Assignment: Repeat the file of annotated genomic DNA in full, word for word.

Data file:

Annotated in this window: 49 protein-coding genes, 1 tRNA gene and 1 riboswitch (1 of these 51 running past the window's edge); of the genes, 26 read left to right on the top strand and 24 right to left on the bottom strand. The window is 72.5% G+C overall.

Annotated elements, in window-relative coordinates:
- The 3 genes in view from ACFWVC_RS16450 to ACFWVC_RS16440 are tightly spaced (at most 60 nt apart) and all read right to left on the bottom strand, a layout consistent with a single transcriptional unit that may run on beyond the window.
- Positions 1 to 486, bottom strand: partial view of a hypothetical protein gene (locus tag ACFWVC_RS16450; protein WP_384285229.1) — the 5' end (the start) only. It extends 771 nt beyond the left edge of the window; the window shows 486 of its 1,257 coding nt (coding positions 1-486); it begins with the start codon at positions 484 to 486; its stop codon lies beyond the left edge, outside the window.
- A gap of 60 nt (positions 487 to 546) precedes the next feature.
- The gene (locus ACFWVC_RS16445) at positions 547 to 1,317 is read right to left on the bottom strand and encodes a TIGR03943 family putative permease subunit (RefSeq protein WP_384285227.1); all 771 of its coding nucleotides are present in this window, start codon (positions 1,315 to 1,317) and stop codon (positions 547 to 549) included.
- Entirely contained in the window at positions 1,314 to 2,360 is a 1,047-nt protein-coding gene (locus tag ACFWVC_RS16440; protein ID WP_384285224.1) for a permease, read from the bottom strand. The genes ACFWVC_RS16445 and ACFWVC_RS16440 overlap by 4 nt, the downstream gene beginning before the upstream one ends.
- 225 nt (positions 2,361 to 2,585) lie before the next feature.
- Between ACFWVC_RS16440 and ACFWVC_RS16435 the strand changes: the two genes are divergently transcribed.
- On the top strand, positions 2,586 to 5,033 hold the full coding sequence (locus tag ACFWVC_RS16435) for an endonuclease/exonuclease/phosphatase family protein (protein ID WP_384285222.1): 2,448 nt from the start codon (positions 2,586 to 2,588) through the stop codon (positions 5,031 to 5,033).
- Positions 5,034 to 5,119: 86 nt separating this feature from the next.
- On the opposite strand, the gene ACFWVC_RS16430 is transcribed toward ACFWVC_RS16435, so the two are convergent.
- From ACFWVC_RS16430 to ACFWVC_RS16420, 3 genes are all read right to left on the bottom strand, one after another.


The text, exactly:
Annotated in this window: 49 protein-coding genes, 1 tRNA gene and 1 riboswitch (1 of these 51 running past the window's edge); of the genes, 26 read left to right on the top strand and 24 right to left on the bottom strand. The window is 72.5% G+C overall.

Annotated elements, in window-relative coordinates:
- The 3 genes in view from ACFWVC_RS16450 to ACFWVC_RS16440 are tightly spaced (at most 60 nt apart) and all read right to left on the bottom strand, a layout consistent with a single transcriptional unit that may run on beyond the window.
- Positions 1 to 486, bottom strand: partial view of a hypothetical protein gene (locus tag ACFWVC_RS16450; protein WP_384285229.1) — the 5' end (the start) only. It extends 771 nt beyond the left edge of the window; the window shows 486 of its 1,257 coding nt (coding positions 1-486); it begins with the start codon at positions 484 to 486; its stop codon lies beyond the left edge, outside the window.
- A gap of 60 nt (positions 487 to 546) precedes the next feature.
- The gene (locus ACFWVC_RS16445) at positions 547 to 1,317 is read right to left on the bottom strand and encodes a TIGR03943 family putative permease subunit (RefSeq protein WP_384285227.1); all 771 of its coding nucleotides are present in this window, start codon (positions 1,315 to 1,317) and stop codon (positions 547 to 549) included.
- Entirely contained in the window at positions 1,314 to 2,360 is a 1,047-nt protein-coding gene (locus tag ACFWVC_RS16440; protein ID WP_384285224.1) for a permease, read from the bottom strand. The genes ACFWVC_RS16445 and ACFWVC_RS16440 overlap by 4 nt, the downstream gene beginning before the upstream one ends.
- 225 nt (positions 2,361 to 2,585) lie before the next feature.
- Between ACFWVC_RS16440 and ACFWVC_RS16435 the strand changes: the two genes are divergently transcribed.
- On the top strand, positions 2,586 to 5,033 hold the full coding sequence (locus tag ACFWVC_RS16435) for an endonuclease/exonuclease/phosphatase family protein (protein ID WP_384285222.1): 2,448 nt from the start codon (positions 2,586 to 2,588) through the stop codon (positions 5,031 to 5,033).
- Positions 5,034 to 5,119: 86 nt separating this feature from the next.
- On the opposite strand, the gene ACFWVC_RS16430 is transcribed toward ACFWVC_RS16435, so the two are convergent.
- From ACFWVC_RS16430 to ACFWVC_RS16420, 3 genes are all read right to left on the bottom strand, one after another.